## When to Find the Area Between Curve and Y-Axis

You’ll need to **integrate with respect to y** when working with double integrals and triple integrals. You’ll sometimes need to use the method when working with solids of revolution, when you can integrate with respect to x *or* y.

Which method you choose for evaluating solids of revolution depends on what your shape looks like (which is why it’s always a good idea to **start by sketching your shape**, if you can visualize it). But often it’s a matting or guessing whether you should integrate with respect to y (using horizontal slices), or with respect to x (using vertical slices); Both types of integration will result in the same volume, so pick whichever works best.

There are a couple of *disadvantages* to working with horizontal slices (i.e. differentiating with respect to y):

- The “usual” way of integration is something like muscle memory. If you’re used to performing integration with respect to x, you may find it challenging to re-adjust to working with a different method (like treating “x” expressions like x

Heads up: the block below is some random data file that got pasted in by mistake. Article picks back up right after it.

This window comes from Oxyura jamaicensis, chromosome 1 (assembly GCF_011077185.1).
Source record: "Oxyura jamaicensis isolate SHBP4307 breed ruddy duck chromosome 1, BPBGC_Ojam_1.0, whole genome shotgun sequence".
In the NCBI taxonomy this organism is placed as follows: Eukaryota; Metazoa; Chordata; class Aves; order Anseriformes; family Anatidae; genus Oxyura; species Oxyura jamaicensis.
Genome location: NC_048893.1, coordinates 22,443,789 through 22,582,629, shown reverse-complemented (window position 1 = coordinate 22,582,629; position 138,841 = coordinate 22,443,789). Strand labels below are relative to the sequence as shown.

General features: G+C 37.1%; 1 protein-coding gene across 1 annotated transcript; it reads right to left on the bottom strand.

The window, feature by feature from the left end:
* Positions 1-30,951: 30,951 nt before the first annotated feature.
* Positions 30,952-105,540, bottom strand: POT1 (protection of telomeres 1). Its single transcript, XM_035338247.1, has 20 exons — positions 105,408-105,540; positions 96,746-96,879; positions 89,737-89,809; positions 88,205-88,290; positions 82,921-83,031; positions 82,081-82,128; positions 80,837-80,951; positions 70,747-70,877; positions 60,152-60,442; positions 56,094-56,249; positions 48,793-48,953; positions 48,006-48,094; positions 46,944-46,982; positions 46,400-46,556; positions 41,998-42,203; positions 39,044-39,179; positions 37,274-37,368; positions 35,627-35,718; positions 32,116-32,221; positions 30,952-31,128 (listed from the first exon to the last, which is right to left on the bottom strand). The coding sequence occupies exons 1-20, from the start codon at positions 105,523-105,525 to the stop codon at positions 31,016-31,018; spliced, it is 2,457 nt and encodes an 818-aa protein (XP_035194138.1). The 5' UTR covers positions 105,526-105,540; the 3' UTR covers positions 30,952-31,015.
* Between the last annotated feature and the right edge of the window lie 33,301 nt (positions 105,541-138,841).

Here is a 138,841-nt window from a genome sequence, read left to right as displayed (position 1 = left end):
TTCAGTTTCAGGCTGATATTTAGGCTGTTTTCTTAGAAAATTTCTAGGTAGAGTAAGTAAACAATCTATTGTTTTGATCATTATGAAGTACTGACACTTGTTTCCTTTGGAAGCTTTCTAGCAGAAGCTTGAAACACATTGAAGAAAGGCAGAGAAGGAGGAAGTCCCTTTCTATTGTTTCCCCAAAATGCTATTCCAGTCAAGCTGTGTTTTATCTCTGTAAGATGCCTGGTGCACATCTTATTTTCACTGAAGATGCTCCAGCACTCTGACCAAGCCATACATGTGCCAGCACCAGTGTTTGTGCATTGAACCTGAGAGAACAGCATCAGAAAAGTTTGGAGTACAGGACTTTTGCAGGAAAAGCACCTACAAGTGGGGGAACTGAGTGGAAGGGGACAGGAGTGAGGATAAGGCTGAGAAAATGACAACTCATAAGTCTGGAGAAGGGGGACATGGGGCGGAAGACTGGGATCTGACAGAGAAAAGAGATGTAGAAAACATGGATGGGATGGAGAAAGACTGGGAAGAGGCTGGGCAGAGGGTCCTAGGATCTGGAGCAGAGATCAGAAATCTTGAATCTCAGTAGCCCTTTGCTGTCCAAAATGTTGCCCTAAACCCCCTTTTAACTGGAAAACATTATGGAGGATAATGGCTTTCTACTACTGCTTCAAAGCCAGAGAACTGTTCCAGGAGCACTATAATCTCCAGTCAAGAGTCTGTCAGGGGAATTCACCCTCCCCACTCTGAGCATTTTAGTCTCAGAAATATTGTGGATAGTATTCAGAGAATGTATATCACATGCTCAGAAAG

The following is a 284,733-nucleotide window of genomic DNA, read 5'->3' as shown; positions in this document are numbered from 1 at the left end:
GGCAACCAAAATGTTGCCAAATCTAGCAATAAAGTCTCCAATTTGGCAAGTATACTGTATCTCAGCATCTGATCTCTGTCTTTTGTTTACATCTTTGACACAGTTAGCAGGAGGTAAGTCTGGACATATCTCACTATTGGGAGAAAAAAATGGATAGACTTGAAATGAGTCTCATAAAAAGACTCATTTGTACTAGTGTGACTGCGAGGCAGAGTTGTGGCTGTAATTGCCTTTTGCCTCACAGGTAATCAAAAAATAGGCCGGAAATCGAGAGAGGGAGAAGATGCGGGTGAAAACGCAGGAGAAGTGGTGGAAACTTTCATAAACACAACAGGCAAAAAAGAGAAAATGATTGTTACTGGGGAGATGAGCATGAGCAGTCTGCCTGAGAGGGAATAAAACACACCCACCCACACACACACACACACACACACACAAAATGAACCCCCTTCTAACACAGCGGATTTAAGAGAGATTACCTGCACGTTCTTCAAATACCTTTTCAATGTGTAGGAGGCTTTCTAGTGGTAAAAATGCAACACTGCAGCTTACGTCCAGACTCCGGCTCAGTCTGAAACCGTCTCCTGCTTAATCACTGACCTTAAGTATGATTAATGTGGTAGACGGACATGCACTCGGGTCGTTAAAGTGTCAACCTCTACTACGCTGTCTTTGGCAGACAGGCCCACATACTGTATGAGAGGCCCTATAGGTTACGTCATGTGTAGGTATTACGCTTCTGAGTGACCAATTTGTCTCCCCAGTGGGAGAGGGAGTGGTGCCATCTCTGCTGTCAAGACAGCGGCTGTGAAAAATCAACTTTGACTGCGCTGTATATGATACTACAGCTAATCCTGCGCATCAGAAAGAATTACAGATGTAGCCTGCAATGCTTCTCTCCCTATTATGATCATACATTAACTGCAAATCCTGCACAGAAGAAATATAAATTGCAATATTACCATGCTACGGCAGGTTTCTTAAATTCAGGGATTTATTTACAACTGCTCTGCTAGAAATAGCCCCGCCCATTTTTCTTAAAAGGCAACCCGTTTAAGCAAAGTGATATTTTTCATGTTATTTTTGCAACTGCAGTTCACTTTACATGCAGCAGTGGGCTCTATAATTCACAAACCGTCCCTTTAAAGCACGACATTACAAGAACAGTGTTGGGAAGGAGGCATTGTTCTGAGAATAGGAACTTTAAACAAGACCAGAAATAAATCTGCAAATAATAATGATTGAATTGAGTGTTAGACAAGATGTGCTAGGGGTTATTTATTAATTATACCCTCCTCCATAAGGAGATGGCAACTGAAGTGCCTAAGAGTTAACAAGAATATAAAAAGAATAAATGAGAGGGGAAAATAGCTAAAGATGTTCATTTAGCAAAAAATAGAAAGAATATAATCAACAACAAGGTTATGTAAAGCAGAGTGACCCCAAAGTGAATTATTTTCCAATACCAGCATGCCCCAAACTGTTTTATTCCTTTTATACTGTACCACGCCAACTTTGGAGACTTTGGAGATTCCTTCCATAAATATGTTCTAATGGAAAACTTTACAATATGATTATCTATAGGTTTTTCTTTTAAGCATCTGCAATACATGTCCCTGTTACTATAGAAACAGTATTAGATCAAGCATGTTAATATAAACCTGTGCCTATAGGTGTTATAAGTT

^{2}as constants). - You have to invert the function(s) you’re dealing with. For example, if your function is y = f(x) you’ll have to express x as a function of y instead [1].

## Example of Area Between Curve and Y-Axis (Double Integrals)

The following double integral (representing volume) requires you to work the “inside” integral first, with respect to y:

→

Step 1: **Take out the constant**. We’re treating our entire x-expression as a constant here:

Step 2: **Apply the power rule**:

Step 3: **Simplify**:

Step 4: Calculate the boundaries:

Step 5: Insert your solution back into the original question then integrate with respect to x:

For more examples, See:

## References

[1]Harbourne, B. How in general to set up your integral for computing volume. Retrieved May 7, 2021 from: https://www.math.unl.edu/~bharbourne1/M107Spr04/volreview/vol.html